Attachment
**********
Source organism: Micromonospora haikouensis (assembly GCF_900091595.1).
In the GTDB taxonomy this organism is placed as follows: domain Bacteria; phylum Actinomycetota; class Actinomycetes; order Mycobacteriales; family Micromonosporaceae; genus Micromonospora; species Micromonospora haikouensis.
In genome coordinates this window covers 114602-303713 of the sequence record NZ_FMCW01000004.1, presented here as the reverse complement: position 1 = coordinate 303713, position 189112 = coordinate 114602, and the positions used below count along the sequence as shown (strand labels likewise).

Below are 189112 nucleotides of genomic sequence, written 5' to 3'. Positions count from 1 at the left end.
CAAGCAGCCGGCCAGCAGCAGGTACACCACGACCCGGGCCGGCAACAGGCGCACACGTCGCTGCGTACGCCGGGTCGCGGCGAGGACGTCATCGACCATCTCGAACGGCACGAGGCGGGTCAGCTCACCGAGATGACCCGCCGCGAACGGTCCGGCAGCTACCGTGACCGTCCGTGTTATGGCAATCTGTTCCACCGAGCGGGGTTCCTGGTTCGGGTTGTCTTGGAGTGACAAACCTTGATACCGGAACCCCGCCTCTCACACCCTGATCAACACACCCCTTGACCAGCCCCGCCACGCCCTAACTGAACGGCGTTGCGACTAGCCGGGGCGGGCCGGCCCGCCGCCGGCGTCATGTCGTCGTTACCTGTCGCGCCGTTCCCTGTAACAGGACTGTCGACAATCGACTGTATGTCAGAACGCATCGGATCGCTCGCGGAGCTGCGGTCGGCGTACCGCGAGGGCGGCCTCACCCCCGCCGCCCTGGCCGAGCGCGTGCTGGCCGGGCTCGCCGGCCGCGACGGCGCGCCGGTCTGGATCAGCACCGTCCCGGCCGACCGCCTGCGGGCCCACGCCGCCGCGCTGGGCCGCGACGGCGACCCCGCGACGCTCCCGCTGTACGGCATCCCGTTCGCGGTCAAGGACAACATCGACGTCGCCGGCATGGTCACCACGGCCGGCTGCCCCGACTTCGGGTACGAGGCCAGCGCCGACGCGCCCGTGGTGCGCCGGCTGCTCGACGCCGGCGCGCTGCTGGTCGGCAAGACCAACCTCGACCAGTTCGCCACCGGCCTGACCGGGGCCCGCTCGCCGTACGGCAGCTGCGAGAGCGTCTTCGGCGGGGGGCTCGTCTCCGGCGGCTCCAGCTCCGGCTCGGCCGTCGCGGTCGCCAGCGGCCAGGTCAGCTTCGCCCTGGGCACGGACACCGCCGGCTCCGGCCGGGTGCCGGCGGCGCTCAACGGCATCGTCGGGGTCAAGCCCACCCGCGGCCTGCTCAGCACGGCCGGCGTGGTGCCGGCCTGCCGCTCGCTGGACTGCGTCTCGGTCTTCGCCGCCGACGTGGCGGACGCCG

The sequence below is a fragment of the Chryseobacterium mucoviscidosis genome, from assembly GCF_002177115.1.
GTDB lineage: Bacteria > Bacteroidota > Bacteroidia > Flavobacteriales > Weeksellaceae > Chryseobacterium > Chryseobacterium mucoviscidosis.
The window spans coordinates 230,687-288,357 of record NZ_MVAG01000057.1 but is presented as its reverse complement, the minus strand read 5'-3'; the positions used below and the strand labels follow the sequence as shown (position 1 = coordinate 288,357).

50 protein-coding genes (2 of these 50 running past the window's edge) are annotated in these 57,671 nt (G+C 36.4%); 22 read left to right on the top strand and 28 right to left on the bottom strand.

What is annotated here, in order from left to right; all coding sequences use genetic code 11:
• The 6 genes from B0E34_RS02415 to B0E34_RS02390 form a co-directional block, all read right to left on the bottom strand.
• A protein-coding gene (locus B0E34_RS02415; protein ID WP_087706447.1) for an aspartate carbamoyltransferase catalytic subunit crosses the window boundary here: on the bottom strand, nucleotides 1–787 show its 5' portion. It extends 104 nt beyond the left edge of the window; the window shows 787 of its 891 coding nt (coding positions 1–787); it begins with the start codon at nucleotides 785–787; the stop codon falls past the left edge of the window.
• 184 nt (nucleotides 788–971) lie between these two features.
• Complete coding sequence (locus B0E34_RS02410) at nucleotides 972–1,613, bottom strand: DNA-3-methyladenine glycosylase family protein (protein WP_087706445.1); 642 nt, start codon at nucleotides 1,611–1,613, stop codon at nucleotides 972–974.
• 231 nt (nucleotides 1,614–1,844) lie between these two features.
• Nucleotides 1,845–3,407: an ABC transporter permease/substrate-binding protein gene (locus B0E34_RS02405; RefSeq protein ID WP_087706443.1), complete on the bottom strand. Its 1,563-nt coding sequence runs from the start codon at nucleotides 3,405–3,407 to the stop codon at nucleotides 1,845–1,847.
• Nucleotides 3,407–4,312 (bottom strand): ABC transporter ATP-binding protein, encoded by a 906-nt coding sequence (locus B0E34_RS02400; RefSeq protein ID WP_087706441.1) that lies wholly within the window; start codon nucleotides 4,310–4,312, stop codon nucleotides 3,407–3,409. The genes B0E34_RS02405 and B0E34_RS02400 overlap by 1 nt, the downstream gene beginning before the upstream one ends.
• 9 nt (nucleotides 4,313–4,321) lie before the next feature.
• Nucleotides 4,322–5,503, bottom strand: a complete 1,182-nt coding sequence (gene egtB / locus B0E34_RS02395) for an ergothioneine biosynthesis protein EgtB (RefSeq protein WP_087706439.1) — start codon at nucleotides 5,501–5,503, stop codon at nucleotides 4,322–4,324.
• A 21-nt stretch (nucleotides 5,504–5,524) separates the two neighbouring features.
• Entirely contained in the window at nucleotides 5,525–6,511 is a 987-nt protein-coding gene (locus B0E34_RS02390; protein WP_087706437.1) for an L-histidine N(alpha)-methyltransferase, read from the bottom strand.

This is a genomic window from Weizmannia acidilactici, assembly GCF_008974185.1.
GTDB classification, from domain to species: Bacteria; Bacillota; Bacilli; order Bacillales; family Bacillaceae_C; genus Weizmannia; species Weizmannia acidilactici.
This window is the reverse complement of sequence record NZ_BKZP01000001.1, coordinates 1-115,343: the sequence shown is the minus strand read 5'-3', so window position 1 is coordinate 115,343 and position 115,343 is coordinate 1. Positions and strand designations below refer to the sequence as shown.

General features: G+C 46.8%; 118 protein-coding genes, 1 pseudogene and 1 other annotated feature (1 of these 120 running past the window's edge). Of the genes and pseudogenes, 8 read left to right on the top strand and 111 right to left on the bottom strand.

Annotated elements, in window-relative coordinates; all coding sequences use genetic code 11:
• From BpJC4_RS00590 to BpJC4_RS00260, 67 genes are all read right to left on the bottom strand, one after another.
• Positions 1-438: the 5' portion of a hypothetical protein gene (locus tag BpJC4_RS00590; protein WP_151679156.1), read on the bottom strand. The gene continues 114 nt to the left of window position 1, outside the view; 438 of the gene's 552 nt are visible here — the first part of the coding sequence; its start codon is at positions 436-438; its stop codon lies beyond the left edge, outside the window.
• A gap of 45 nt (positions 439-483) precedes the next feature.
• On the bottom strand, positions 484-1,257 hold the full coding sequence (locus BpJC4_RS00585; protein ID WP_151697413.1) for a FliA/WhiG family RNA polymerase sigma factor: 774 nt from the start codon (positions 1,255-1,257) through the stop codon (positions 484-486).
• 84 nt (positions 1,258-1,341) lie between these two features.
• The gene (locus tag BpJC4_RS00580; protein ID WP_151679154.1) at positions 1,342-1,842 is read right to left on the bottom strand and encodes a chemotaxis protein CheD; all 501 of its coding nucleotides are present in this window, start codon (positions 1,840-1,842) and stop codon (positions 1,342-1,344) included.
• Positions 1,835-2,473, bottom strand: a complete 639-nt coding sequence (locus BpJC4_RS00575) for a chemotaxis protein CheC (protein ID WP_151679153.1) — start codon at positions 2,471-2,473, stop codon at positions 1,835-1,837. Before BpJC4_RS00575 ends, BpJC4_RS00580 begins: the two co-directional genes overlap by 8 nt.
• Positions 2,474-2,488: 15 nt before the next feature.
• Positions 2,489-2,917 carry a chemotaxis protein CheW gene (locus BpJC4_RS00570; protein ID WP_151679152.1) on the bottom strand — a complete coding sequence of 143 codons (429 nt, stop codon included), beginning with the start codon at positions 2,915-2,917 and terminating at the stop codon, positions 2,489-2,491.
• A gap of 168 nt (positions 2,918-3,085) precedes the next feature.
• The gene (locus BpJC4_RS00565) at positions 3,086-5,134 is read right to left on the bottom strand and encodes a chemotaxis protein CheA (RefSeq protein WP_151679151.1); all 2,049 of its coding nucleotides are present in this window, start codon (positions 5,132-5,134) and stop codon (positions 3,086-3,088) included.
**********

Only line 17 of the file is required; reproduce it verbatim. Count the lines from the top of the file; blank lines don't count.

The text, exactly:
• Nucleotides 3,407–4,312 (bottom strand): ABC transporter ATP-binding protein, encoded by a 906-nt coding sequence (locus B0E34_RS02400; RefSeq protein ID WP_087706441.1) that lies wholly within the window; start codon nucleotides 4,310–4,312, stop codon nucleotides 3,407–3,409. The genes B0E34_RS02405 and B0E34_RS02400 overlap by 1 nt, the downstream gene beginning before the upstream one ends.